The pair had developed a morning routine of jockeying for the school’s best parking spot before classes began, along with an agreement that the victor would drive the other person to their car across campus at the end of the day.
“I drove Jenny to her car because I’d won the race that day,” Matt, now 26, recalls. Before Jenny disembarked, Matt asked her to be his girlfriend. They planned a dinner date at Clyde’s followed by a movie in Georgetown.
Soon, dates became routine. Matt became a frequent face in the bleachers at Jenny’s basketball games, known for his enthusiastic chants of “Go Jenny Klein! Go!” And Jenny, even with her fear of roller coasters, agreed to a date at Six Flags. Luckily for her, a sudden downpour put all roller coaster rides on hold.
Matt knew that for Jenny, who came from a tight-knit family that included two younger brothers, making a good impression with her parents and siblings would go far. As Matt was invited more and more to Klein family dinners, he and Jenny’s brothers, Andy and David, would recap Monty Python sketches. And for Matt, an only child, the feeling that he was becoming family was palpable.
“It’s something you always laugh at and do with your family,” Matt says. “But I saw a whole other side of Jenny that I didn’t see at school.” And, he adds, “I kind of envisioned us doing that.”
Not discounting the difficulties of a long-distance relationship, the pair decided to give it a try when both left for college. Matt headed to Middlebury College in Vermont, while Jenny stayed in the area at Georgetown University.
“From the beginning, I’d felt this was right,” Jenny says. “And we were mature enough to take it seriously,” Matt adds. The two remained exclusive throughout the four years of college, both traveling on weekends and holidays to see each another.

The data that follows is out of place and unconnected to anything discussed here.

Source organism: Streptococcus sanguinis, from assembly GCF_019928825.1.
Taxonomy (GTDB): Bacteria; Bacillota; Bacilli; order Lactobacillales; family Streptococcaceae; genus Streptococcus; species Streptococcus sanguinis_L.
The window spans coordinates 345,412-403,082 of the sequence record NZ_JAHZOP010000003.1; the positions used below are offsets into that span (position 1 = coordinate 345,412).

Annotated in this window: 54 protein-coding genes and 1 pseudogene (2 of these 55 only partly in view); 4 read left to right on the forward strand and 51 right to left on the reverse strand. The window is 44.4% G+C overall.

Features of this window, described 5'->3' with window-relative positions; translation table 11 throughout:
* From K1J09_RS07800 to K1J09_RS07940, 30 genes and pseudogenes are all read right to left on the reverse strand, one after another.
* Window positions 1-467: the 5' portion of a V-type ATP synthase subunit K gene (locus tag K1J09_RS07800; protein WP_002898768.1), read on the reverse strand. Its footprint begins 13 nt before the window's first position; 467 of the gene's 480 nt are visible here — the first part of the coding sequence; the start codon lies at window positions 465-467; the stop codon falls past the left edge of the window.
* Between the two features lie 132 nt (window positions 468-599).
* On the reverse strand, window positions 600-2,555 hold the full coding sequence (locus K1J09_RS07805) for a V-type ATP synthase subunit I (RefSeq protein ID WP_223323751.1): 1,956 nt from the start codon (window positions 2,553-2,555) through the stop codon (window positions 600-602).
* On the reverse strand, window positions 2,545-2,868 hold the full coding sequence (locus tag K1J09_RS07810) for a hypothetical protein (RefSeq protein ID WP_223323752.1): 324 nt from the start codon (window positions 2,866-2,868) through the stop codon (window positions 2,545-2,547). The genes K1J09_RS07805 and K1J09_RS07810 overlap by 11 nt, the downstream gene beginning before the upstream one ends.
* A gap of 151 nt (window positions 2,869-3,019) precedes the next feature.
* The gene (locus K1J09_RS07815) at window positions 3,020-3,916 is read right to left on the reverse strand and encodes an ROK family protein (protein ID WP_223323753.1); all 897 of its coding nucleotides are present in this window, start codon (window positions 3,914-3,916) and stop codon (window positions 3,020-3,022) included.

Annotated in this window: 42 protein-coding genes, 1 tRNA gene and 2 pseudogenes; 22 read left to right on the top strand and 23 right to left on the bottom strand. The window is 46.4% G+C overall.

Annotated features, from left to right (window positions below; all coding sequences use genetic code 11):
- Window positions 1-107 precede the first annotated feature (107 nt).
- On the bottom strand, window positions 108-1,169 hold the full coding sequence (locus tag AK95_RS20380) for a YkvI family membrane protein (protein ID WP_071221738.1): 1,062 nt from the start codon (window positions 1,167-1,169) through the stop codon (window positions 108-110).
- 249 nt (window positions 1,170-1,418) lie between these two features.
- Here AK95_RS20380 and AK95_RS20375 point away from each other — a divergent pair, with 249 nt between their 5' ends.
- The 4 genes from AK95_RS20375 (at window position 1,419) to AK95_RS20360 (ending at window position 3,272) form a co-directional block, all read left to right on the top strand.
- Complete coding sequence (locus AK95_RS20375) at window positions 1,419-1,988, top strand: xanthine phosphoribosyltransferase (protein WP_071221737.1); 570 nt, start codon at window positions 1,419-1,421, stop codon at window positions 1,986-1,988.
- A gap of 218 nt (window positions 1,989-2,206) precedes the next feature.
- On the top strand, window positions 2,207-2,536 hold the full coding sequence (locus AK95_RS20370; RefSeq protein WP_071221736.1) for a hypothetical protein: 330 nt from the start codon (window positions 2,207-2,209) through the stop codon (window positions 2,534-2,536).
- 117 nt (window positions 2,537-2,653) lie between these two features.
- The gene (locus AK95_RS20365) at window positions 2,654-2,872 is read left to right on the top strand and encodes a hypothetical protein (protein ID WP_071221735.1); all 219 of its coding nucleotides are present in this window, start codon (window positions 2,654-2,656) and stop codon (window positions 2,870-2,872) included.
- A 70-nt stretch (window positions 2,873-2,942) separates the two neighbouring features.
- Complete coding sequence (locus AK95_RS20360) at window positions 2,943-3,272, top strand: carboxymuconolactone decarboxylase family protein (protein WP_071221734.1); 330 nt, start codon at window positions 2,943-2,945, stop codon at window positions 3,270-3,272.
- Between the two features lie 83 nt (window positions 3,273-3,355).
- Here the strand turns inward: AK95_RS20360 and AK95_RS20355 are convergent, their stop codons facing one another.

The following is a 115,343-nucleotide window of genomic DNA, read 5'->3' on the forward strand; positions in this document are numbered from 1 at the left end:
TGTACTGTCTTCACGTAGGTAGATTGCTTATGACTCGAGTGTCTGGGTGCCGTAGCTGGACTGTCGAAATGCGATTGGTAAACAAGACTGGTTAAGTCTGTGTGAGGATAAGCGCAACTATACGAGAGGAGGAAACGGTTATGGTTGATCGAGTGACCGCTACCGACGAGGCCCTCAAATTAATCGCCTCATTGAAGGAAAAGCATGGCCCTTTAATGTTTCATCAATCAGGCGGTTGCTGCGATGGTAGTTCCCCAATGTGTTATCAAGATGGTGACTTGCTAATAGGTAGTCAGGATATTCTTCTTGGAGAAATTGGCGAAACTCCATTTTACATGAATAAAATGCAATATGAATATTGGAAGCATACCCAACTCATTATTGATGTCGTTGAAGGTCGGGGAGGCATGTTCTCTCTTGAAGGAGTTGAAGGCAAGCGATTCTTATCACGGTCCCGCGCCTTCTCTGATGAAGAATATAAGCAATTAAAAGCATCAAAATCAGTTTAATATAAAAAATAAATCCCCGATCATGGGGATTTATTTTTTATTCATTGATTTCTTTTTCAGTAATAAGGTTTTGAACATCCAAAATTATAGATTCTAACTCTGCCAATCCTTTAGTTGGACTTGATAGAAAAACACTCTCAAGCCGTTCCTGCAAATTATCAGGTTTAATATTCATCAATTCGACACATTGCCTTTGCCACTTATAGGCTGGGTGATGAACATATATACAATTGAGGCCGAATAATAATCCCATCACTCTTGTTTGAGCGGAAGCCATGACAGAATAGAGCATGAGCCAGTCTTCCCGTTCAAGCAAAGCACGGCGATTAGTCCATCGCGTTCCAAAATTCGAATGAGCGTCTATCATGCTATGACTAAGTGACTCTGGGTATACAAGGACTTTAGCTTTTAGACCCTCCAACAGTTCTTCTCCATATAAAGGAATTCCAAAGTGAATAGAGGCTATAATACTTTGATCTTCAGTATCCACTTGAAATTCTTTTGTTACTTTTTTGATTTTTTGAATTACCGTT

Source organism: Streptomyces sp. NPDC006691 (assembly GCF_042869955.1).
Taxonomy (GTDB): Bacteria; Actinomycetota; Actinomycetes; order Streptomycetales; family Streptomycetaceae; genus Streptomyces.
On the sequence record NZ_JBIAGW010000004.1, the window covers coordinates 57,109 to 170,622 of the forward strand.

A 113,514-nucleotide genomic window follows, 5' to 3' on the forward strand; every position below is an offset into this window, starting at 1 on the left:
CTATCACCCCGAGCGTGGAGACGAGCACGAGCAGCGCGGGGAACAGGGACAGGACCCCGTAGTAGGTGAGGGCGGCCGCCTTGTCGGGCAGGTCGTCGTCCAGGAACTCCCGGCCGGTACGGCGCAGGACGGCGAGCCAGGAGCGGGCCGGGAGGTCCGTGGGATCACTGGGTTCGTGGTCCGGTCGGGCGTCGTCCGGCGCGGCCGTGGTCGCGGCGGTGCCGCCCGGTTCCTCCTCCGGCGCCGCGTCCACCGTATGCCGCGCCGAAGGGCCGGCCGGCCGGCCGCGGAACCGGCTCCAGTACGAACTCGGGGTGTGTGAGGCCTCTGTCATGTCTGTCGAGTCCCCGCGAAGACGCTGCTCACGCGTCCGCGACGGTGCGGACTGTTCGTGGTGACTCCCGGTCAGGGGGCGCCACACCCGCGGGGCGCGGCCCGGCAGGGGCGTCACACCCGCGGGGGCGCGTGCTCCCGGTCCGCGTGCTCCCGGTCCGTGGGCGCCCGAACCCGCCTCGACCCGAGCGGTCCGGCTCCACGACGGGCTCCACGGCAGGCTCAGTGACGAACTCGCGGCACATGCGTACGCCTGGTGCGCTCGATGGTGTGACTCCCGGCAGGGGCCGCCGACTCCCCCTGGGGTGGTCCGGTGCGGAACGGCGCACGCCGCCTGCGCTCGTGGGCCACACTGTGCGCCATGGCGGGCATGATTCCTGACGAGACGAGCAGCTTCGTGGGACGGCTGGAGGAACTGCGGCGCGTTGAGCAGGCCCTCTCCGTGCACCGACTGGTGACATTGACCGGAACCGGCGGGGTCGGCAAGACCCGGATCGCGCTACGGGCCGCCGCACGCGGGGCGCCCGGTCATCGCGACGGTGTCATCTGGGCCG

The strain of infrequent visits was tough, both admit, but they developed a system for coping, talking at night and texting during the day, even to the point where Matt’s friends would make comments about his attachment to his phone.
But late night phone calls and weekend visits were also moments for planning and speculating about the future. Both had picked up cooking as a hobby while in college, and soon Matt began receiving cookbooks as gifts from family and friends who anticipated the two would move in together after school.
The summer after graduation, the pair settled into a small apartment in Clarendon before moving to Dupont to pursue law degrees. Other than sometimes having to do more laundry than usual, Matt says the transition from living apart to living together was nearly seamless. At that point, he says, “we knew we wanted to stay together for as long as we could.”